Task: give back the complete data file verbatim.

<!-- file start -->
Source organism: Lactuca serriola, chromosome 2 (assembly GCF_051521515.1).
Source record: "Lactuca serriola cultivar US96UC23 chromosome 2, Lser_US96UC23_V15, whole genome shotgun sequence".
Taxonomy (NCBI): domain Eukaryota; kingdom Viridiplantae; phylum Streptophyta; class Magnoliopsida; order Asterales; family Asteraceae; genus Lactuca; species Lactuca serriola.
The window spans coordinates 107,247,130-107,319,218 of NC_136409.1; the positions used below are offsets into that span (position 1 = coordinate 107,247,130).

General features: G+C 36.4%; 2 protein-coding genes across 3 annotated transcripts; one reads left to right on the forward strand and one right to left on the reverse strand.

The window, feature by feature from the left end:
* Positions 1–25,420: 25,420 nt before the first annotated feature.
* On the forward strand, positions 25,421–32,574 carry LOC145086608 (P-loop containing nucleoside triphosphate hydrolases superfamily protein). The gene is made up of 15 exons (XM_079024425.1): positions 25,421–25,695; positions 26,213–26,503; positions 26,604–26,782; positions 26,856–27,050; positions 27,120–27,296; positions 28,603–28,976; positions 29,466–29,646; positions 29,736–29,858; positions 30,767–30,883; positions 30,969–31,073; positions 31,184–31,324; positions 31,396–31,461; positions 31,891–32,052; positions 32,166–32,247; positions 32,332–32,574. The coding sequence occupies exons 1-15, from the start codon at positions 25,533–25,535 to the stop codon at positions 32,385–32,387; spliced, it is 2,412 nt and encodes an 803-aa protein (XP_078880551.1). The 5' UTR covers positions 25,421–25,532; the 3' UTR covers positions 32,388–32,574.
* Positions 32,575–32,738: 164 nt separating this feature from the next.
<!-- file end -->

Source organism: Lactuca serriola, chromosome 2 (assembly GCF_051521515.1).
Source record: "Lactuca serriola cultivar US96UC23 chromosome 2, Lser_US96UC23_V15, whole genome shotgun sequence".
Taxonomy (NCBI): domain Eukaryota; kingdom Viridiplantae; phylum Streptophyta; class Magnoliopsida; order Asterales; family Asteraceae; genus Lactuca; species Lactuca serriola.
The window spans coordinates 107,247,130-107,319,218 of NC_136409.1; the positions used below are offsets into that span (position 1 = coordinate 107,247,130).

General features: G+C 36.4%; 2 protein-coding genes across 3 annotated transcripts; one reads left to right on the forward strand and one right to left on the reverse strand.

The window, feature by feature from the left end:
* Positions 1–25,420: 25,420 nt before the first annotated feature.
* On the forward strand, positions 25,421–32,574 carry LOC145086608 (P-loop containing nucleoside triphosphate hydrolases superfamily protein). The gene is made up of 15 exons (XM_079024425.1): positions 25,421–25,695; positions 26,213–26,503; positions 26,604–26,782; positions 26,856–27,050; positions 27,120–27,296; positions 28,603–28,976; positions 29,466–29,646; positions 29,736–29,858; positions 30,767–30,883; positions 30,969–31,073; positions 31,184–31,324; positions 31,396–31,461; positions 31,891–32,052; positions 32,166–32,247; positions 32,332–32,574. The coding sequence occupies exons 1-15, from the start codon at positions 25,533–25,535 to the stop codon at positions 32,385–32,387; spliced, it is 2,412 nt and encodes an 803-aa protein (XP_078880551.1). The 5' UTR covers positions 25,421–25,532; the 3' UTR covers positions 32,388–32,574.
* Positions 32,575–32,738: 164 nt separating this feature from the next.